Being the IT manager of such a company has some similarities to the jobs of everyday IT managers in a global enterprise – and some big differences. We take a look at the way two such managers approach their job.
Case study: Cirque du Soleil
Danielle Savoie has just outsourced her company’s IT in a £64m deal. A sizeable deal, that took Savoie a good deal of hard work to complete, for Savoie runs the systems for Montreal-based Cirque du Soleil, a business that has, as she points out, “complex needs”.
As a result, 84 IT staff have been transferred over to CGI, the outsourcer that has won the Cirque du Soleil contract.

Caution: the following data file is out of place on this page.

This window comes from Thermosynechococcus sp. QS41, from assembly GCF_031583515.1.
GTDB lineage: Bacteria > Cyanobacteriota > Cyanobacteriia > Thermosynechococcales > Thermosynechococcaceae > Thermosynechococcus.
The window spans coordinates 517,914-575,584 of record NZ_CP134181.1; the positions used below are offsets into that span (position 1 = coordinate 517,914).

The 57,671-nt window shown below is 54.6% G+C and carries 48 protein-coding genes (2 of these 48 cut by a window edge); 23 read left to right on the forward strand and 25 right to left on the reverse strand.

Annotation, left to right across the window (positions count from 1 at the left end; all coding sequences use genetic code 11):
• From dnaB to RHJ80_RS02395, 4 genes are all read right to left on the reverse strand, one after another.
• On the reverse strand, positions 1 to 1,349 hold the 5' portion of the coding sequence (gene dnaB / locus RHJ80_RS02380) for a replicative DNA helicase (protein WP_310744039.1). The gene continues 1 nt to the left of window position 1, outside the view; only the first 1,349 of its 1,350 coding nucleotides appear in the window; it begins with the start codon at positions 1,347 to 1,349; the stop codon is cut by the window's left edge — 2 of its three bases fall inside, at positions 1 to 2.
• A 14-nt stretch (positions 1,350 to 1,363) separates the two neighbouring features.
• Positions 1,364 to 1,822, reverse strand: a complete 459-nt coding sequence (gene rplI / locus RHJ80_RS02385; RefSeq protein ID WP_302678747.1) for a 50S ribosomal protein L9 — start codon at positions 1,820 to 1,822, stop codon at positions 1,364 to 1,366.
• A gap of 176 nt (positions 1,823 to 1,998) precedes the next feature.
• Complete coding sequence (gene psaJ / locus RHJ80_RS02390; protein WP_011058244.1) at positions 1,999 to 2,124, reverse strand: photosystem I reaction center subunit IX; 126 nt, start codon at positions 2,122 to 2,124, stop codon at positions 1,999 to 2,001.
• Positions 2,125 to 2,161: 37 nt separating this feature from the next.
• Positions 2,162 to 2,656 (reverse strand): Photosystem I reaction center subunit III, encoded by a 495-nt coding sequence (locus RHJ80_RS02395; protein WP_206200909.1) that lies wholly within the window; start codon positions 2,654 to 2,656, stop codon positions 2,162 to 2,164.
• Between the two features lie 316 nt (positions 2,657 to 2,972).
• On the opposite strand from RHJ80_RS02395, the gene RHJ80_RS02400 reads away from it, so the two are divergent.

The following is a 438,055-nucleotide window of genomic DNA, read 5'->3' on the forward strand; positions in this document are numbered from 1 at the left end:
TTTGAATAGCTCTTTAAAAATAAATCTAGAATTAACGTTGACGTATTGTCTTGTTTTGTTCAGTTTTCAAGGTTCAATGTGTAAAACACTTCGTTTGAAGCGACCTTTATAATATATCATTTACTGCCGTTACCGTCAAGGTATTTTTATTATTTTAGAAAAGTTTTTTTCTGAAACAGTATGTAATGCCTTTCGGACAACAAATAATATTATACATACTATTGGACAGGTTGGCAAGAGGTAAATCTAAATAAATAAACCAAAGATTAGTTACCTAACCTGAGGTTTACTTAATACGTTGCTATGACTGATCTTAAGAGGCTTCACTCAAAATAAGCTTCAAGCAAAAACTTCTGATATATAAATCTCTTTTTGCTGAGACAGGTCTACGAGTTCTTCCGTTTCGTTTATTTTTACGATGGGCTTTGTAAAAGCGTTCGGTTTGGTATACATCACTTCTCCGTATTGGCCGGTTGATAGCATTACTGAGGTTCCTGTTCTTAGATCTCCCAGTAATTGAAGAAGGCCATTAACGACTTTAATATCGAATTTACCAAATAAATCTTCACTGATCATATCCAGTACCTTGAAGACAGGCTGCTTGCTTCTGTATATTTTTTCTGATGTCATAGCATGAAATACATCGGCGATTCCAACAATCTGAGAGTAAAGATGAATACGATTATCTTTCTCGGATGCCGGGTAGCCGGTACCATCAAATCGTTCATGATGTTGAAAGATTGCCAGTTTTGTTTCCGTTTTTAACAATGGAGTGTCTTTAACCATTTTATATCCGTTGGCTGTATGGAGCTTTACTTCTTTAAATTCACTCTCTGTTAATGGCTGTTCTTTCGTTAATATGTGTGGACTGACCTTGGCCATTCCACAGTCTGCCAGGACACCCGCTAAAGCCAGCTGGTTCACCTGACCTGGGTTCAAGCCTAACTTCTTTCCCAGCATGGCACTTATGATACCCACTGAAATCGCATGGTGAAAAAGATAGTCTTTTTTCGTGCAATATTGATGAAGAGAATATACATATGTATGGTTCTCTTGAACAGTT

Cirque du Soleil is a major global business. It has 3,000 employees, of whom 900 are artists, appearing in the spectacular shows that the company puts on around the world.
The company has three permanent offices in addition to its Montreal headquarters, but most staff are on tour for a lot of the time, usually staying for between four and six weeks in each city, before packing up and moving on.
“Our culture is very specific. It has been a very big challenge to go through its process of transformation to a new IT model. We have had to review all our processes and governance models and the business requirements for new information systems,” says Savoie.
The company’s main finance and administrative system is SAP, with separate applications for electronic document management and for maintaining theatrical equipment. “SAP was not a good fit for those areas, so we have implemented best-of-breed applications,” says Savoie.